Early errors not the last
IN the heady days of Hong Kong's early planning for the new Port and Airport Development Strategy - (when the whole PADS project was supposed to cost $127 billion) - the Government took the controversial decision to draw up ''fixed-price contracts''. Winning tenders for all PADS projects were to be priced taking inflation into account, to prevent contractors pushing up the price of construction as the work got underway. Cost over-runs were to be a thing of the past, even though the actual costs - now put at $163 billion for the Airport Core Programme alone - would inevitably be much higher than Lord Wilson's 1989 figure.
Yet cost over-runs are still with us. The Director of Audit has uncovered $54 million in additional fees paid out on seven consultancy contracts.
It would be nice to believe these mistakes will be the last. The Works branch responsible for drawing up the contracts claims they were made during the initial stages, when the Government was still switching over to fixed-price agreements.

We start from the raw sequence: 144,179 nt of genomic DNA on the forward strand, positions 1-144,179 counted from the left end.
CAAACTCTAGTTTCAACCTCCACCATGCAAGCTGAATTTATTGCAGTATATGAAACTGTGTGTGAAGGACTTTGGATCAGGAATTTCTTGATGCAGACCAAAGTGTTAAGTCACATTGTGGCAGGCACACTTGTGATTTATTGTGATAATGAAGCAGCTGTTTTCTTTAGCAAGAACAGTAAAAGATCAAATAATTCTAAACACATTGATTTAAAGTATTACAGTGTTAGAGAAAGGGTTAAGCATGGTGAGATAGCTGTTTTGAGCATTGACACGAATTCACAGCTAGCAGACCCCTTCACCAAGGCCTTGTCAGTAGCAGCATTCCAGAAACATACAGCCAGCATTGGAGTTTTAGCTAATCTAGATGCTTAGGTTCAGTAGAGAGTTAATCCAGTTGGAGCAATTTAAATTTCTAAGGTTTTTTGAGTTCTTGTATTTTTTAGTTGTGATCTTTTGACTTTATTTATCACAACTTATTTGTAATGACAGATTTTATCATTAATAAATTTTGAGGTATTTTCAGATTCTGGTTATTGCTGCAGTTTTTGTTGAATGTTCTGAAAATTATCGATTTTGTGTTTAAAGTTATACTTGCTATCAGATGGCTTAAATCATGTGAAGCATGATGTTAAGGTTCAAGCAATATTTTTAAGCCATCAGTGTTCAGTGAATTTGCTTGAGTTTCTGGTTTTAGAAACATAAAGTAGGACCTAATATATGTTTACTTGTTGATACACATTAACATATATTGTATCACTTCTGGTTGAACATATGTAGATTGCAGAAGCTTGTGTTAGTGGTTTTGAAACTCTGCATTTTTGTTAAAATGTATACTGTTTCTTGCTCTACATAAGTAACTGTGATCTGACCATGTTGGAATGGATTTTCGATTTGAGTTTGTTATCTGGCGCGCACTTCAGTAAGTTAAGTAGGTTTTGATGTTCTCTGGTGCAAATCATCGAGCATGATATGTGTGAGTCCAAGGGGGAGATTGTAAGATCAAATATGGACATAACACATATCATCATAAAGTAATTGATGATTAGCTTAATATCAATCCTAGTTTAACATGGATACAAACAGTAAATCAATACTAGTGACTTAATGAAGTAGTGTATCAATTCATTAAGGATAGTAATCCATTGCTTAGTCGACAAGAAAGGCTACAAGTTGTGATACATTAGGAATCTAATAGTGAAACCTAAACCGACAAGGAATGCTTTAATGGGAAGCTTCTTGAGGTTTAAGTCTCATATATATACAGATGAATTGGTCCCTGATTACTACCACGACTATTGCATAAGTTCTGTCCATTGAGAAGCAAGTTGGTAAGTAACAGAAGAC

Sadly, it is more likely these will merely be the latest mistakes to be detected. Unlike the Works Branch, the Provisional Airport Authority (PAA) is a statutory body whose books are not subject to inspection by the Director of Audit. The PAA last month agreed to stump up an extra $50 million for altering the design contract for the airport terminal. It is no good subjecting contractors to fixed-price agreements, if the PAA is free to change the specifications after two years, whatever the cost to the taxpayer.
The Director of Audit has asked for statutory bodies to be brought under his scrutiny. It is time the Government paid attention. The use of taxpayers' money must be tightly controlled.